Conclusions

The physician associate consultations were with a less complex patient group. They were judged as competent and safe, although general practitioner consultations, unsurprisingly, were rated as more competent. Physician associates offer a complementary addition to the medical workforce in general practice.

Introduction

Physician associates (PAs), known internationally as physician assistants, are a type of mid-level practitioner new to the United Kingdom (UK). The PA is “a new healthcare professional who, while not a doctor, works to the medical model, with the attitudes, skills and knowledge base to deliver holistic care and treatment within the general medical and/or general practice team under defined levels of supervision” by a physician [1]. PAs developed in the United States of America (USA) in the mid-1960s to tackle a national shortage of doctors and to increase access to healthcare [2,3]. In recent years, the profession has begun to spread globally including to the Netherlands, India, Canada and Australia [4].

The first UK-trained PAs graduated in 2009. The PA training programme in the UK is a two year full-time course for graduates, generally with life sciences degrees, and is delivered by an increasing number of higher education institutions, supported by the national health care workforce plans [5]. After graduation PAs are encouraged to register on the PA Managed Voluntary Register (PAMVR), held by the Faculty of Physician Associates at the Royal College of Physicians [6]. It has been suggested that there is a need to develop stronger governance frameworks for the profession [7] and the Faculty has been working for PAs to be included in the state regulatory processes for health professions. One consequence of their exclusion from the regulatory process is that PAs in the UK cannot currently prescribe medications.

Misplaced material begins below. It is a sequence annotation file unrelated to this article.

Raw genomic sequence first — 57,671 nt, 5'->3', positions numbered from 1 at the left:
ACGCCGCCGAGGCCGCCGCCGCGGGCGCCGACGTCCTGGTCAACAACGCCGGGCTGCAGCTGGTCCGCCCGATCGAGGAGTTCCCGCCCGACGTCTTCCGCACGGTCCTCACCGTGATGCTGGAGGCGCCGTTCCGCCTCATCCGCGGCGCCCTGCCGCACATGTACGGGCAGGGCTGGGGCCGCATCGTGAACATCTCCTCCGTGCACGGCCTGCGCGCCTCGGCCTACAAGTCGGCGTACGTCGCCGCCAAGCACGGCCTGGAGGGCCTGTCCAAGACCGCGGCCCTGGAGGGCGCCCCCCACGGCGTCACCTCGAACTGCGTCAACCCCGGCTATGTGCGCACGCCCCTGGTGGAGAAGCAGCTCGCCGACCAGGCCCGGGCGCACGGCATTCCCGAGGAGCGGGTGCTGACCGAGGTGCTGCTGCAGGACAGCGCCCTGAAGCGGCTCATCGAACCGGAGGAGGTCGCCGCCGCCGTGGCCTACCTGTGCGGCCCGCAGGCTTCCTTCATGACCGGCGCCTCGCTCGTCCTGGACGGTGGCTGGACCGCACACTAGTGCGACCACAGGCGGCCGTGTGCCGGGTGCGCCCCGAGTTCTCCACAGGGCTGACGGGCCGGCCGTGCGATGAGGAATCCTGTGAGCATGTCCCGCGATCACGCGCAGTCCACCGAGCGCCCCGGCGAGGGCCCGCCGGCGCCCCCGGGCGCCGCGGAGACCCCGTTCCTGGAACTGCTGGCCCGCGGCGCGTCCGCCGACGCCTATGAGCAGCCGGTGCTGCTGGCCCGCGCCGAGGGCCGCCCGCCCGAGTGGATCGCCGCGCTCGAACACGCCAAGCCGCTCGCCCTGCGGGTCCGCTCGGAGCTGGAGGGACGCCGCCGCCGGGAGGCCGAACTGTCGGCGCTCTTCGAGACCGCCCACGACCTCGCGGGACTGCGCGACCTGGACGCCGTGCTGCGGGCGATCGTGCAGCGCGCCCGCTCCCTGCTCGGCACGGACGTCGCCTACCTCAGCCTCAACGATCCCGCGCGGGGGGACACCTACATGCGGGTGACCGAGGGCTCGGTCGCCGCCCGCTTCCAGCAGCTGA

Currently, the majority of the PAs’ workload in UK primary care is in providing same day and urgent consultation appointments [8]. This is similar to their role in primary care in the USA and elsewhere [9]. A systematic review [9] highlighted the lack of evidence as to the contribution PAs made to general practice (known as family physician services outside the UK). As an adjunct to a large mixed methods study [10], we investigated the quality of the patient consultation, by PAs compared with general practitioners (GPs) as judged by independent experienced GPs from video recordings.

Video analysis of the consultation is an established part of general practitioner training in the UK, providing insight into the content and complexity of the clinical consultation [11]. Advanced techniques have been used to more precisely observe the interaction between clinician, patient and computer [12] and this approach was used here.

Methods

This was a comparative, observational study of video recorded PA and GP primary care consultations.

The sample

PAs and GPs were recruited from the 12 practices participating in a larger study of the role of PAs (six practices with PAs and six without in the East, South West and South East of England). Details of the parent study and practice recruitment is given elsewhere [10]. PAs and GPs, in the study practices, were invited to participate in the video observation study and written informed consent was gained from each practitioner prior to recording. The volunteer GPs and PAs each identified one specific clinical session in which they saw same day and urgent patient appointments for the video observations to be made. These sessions were in addition to those reported from the parent study [13].